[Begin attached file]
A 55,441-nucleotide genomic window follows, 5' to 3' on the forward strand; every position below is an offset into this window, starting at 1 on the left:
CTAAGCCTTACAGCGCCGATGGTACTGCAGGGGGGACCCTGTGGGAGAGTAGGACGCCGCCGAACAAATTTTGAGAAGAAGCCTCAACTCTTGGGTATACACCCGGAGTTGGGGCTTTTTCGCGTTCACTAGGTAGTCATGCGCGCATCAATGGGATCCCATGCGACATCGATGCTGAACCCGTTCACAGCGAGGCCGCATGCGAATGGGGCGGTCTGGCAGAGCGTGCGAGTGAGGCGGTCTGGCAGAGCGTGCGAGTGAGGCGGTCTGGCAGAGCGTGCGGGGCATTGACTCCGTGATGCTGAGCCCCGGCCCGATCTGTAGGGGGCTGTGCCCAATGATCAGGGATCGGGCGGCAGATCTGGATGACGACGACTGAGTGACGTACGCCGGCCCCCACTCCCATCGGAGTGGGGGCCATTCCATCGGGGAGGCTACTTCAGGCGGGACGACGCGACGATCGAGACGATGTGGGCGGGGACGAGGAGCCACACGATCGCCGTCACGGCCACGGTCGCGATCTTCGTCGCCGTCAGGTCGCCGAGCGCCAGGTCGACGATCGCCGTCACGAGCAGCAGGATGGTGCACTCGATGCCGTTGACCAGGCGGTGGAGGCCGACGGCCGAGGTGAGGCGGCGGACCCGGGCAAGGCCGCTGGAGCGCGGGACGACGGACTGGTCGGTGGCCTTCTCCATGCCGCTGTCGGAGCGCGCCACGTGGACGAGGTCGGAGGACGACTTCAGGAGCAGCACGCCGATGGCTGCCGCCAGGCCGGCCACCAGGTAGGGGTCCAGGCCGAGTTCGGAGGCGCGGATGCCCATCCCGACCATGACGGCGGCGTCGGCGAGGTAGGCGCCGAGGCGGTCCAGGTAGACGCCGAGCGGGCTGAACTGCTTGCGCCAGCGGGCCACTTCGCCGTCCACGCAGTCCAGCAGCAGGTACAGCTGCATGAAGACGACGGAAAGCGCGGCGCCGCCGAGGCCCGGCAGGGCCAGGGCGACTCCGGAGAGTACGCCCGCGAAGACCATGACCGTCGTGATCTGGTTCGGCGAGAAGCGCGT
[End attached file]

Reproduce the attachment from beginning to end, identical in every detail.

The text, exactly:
A 55,441-nucleotide genomic window follows, 5' to 3' on the forward strand; every position below is an offset into this window, starting at 1 on the left:
CTAAGCCTTACAGCGCCGATGGTACTGCAGGGGGGACCCTGTGGGAGAGTAGGACGCCGCCGAACAAATTTTGAGAAGAAGCCTCAACTCTTGGGTATACACCCGGAGTTGGGGCTTTTTCGCGTTCACTAGGTAGTCATGCGCGCATCAATGGGATCCCATGCGACATCGATGCTGAACCCGTTCACAGCGAGGCCGCATGCGAATGGGGCGGTCTGGCAGAGCGTGCGAGTGAGGCGGTCTGGCAGAGCGTGCGAGTGAGGCGGTCTGGCAGAGCGTGCGGGGCATTGACTCCGTGATGCTGAGCCCCGGCCCGATCTGTAGGGGGCTGTGCCCAATGATCAGGGATCGGGCGGCAGATCTGGATGACGACGACTGAGTGACGTACGCCGGCCCCCACTCCCATCGGAGTGGGGGCCATTCCATCGGGGAGGCTACTTCAGGCGGGACGACGCGACGATCGAGACGATGTGGGCGGGGACGAGGAGCCACACGATCGCCGTCACGGCCACGGTCGCGATCTTCGTCGCCGTCAGGTCGCCGAGCGCCAGGTCGACGATCGCCGTCACGAGCAGCAGGATGGTGCACTCGATGCCGTTGACCAGGCGGTGGAGGCCGACGGCCGAGGTGAGGCGGCGGACCCGGGCAAGGCCGCTGGAGCGCGGGACGACGGACTGGTCGGTGGCCTTCTCCATGCCGCTGTCGGAGCGCGCCACGTGGACGAGGTCGGAGGACGACTTCAGGAGCAGCACGCCGATGGCTGCCGCCAGGCCGGCCACCAGGTAGGGGTCCAGGCCGAGTTCGGAGGCGCGGATGCCCATCCCGACCATGACGGCGGCGTCGGCGAGGTAGGCGCCGAGGCGGTCCAGGTAGACGCCGAGCGGGCTGAACTGCTTGCGCCAGCGGGCCACTTCGCCGTCCACGCAGTCCAGCAGCAGGTACAGCTGCATGAAGACGACGGAAAGCGCGGCGCCGCCGAGGCCCGGCAGGGCCAGGGCGACTCCGGAGAGTACGCCCGCGAAGACCATGACCGTCGTGATCTGGTTCGGCGAGAAGCGCGT